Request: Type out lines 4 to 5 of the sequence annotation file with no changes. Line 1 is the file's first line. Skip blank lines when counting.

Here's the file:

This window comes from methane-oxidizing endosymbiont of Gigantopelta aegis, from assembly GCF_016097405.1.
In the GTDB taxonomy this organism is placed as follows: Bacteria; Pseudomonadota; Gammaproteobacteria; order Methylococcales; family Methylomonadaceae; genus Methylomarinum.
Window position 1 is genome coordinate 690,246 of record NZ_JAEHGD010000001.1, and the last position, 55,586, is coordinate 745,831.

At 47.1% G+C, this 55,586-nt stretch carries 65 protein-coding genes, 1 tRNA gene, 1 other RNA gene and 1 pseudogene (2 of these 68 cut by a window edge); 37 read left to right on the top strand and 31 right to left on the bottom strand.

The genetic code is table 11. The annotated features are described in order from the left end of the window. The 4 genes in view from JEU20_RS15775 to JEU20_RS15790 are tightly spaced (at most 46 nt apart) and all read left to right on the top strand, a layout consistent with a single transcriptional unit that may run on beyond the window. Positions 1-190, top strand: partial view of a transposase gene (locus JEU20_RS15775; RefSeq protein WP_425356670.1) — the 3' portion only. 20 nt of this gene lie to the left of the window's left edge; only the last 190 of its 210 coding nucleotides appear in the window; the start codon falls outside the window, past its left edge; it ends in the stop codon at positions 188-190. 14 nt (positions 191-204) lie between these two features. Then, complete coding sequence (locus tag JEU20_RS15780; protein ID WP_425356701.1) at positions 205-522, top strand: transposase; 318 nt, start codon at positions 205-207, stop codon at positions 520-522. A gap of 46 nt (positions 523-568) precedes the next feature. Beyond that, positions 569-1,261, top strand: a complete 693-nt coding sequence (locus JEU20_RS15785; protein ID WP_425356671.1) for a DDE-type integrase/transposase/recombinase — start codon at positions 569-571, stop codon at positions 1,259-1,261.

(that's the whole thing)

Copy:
At 47.1% G+C, this 55,586-nt stretch carries 65 protein-coding genes, 1 tRNA gene, 1 other RNA gene and 1 pseudogene (2 of these 68 cut by a window edge); 37 read left to right on the top strand and 31 right to left on the bottom strand.

The genetic code is table 11. The annotated features are described in order from the left end of the window. The 4 genes in view from JEU20_RS15775 to JEU20_RS15790 are tightly spaced (at most 46 nt apart) and all read left to right on the top strand, a layout consistent with a single transcriptional unit that may run on beyond the window. Positions 1-190, top strand: partial view of a transposase gene (locus JEU20_RS15775; RefSeq protein WP_425356670.1) — the 3' portion only. 20 nt of this gene lie to the left of the window's left edge; only the last 190 of its 210 coding nucleotides appear in the window; the start codon falls outside the window, past its left edge; it ends in the stop codon at positions 188-190. 14 nt (positions 191-204) lie between these two features. Then, complete coding sequence (locus tag JEU20_RS15780; protein ID WP_425356701.1) at positions 205-522, top strand: transposase; 318 nt, start codon at positions 205-207, stop codon at positions 520-522. A gap of 46 nt (positions 523-568) precedes the next feature. Beyond that, positions 569-1,261, top strand: a complete 693-nt coding sequence (locus JEU20_RS15785; protein ID WP_425356671.1) for a DDE-type integrase/transposase/recombinase — start codon at positions 569-571, stop codon at positions 1,259-1,261.